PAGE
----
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  5. PS your neighbours have some catching up to do in the gardening stakes.

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    1. I've seen a couple of neighbors make some major changes recently. One planted her sloped side yard in succulents and the another replaced the Dymondia groundcover on his slope with an even more drought tolerant plant, prostrate rosemary.

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  6. What a fantastic view you have !!!
    I like hedges
    That highlight the view and hide what you do not want to see.
    Mariana

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    1. That's true, Mariana (at least in theory).

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  7. I hope to see your garden some day. I can't believe how many hedges you have.

    We had a very large Pittosporum tobira hedge that had the same problem as your ceanothus hedge; keeping the branches from overhanging the sidewalk required such drastic trimming that the ugly woody growth in the interior was visible. It was such an eye sore. I don't miss it at all.

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    1. I hope you'll visit when you're down this way, Gerhard. Right now, I'm in the middle of my post-lawn removal soil treatment process so the place is a bloody mess. I'm hoping to have at least the back area cleared and partially planted before El Nino arrives but that may be a pipe dream.

      Funny that you mention Pittosporum tobira. I inherited some of those too. They also get sheared regularly by the gardeners. I did a passable job rehabilitating one section and recently started chipping away at another. When I thought of hedges, they didn't even come to mind as mine were planted as foundation plants rather than dividers or living fences but I guess they really qualify as well. This place really does have a ridiculous amount of hedge material.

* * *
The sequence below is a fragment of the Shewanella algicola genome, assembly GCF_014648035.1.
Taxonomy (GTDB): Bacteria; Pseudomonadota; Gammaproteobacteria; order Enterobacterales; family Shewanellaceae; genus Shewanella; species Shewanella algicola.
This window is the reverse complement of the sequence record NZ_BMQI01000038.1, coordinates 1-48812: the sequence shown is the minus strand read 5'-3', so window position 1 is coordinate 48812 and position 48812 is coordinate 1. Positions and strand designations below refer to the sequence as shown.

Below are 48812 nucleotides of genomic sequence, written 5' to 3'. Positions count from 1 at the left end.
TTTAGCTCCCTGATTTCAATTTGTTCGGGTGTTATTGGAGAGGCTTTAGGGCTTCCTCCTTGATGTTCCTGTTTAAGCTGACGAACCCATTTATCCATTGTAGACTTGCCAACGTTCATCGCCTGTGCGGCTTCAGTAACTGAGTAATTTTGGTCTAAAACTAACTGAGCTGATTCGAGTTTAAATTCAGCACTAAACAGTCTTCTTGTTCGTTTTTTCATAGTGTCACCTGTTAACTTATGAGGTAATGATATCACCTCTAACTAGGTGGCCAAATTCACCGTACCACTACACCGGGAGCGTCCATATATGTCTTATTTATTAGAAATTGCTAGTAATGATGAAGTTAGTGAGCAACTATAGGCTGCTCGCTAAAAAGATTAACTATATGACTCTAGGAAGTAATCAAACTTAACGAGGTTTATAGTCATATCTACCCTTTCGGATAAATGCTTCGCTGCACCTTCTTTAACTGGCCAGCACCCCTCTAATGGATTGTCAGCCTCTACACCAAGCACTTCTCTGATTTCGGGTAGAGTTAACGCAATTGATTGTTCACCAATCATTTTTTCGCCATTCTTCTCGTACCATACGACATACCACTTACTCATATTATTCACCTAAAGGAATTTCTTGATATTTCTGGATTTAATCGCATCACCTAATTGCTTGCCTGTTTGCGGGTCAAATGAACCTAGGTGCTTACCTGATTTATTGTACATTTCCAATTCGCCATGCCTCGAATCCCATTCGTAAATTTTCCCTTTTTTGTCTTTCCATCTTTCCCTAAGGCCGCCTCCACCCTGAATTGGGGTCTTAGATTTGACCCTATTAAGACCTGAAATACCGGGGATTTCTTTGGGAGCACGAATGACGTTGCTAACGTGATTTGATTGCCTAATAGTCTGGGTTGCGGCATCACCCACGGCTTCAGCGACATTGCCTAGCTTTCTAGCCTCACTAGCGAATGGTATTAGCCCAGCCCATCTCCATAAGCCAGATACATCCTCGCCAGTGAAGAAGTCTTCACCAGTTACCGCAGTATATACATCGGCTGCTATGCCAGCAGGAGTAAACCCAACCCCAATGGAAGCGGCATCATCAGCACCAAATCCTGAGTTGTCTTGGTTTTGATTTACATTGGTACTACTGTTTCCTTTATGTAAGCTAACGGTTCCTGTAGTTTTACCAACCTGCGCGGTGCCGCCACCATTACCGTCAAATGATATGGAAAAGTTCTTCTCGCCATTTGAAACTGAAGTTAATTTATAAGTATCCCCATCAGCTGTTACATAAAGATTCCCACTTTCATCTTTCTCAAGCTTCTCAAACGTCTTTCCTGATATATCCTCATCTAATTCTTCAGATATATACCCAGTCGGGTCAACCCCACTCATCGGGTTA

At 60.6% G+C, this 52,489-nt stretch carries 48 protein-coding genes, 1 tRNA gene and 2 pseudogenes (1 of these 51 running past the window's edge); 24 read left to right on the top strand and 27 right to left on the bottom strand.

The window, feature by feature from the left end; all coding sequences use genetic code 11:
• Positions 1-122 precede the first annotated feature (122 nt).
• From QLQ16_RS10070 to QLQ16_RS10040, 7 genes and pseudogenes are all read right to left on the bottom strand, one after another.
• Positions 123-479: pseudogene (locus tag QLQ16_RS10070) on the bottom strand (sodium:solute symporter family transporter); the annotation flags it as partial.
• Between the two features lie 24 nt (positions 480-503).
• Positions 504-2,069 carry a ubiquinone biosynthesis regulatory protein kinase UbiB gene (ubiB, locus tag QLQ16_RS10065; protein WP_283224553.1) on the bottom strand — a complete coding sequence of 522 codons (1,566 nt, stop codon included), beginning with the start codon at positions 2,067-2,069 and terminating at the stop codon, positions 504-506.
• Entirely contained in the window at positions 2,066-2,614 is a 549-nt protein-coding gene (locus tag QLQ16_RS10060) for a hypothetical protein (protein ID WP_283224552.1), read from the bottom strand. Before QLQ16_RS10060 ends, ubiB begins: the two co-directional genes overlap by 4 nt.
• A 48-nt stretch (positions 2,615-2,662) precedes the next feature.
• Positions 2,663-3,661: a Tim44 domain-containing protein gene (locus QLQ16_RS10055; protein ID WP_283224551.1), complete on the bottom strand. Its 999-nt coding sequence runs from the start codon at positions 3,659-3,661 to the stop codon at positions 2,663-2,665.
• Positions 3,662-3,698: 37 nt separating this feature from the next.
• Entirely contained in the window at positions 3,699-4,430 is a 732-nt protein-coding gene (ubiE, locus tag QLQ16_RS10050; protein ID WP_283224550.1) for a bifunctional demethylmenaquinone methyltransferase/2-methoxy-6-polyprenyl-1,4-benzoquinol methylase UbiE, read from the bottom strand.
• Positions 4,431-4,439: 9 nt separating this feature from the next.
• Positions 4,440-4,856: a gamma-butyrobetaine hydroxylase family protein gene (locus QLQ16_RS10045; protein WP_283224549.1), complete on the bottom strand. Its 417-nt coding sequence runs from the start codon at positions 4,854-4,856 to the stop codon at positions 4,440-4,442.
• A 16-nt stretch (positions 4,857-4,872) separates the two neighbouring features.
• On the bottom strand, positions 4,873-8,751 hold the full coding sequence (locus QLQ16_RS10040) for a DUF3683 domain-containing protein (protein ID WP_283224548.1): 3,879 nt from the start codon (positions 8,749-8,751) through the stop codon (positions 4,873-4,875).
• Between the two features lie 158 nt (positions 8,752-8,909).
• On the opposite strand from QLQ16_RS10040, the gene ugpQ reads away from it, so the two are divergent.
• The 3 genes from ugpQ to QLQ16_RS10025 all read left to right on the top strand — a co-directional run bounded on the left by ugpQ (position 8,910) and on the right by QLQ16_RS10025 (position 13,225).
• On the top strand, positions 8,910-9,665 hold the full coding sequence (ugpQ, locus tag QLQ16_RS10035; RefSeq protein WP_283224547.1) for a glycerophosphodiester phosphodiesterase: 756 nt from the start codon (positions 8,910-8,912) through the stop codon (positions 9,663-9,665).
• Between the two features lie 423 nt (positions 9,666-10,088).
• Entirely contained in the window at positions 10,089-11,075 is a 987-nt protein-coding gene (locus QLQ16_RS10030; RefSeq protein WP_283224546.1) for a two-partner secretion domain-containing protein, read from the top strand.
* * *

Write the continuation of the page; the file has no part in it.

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  8. My, that was (and is) a lot of hedging to deal with! I'm surrounding my garden with a hedge of rosemary in an attempt to get a formal boundary and a pleasant background for the borders. All in all, though, I love to see shrubs in their native growth habits, and I think most of them are a lot more resistant to trouble that way (my theory/excuse, anyway!). I'm still trying to find out that I can plant Ceanothus here ;-) Your combination of Pelargonium and Aeonium is looking great - will be wonderful when it gets to blooming as well.

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    1. I think you're right, Amy. Just about anything that's continually sheared into an unnatural shape suffers eventually. Xylosma will actually grow in a tree shape is allowed to but, by comparison to the other hedge material used here, it looks far better than most.

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  9. Hedges can be a great blessing, and I am growing more fond of them as the years pass.
    ( Maybe because sometimes I wish I could control of my wild woods!) But hedges also require maintenance. I love to prune, so our boxwoods and yaupons do not present an onerous chore. I am not familiar with your Xylosma congestum, but I was immediately drawn to it.

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    1. I don't think I'd seen Xylosma before I moved in here but I've become very fond of it. I don't recall seeing it in my local garden centers so it may not be widely used.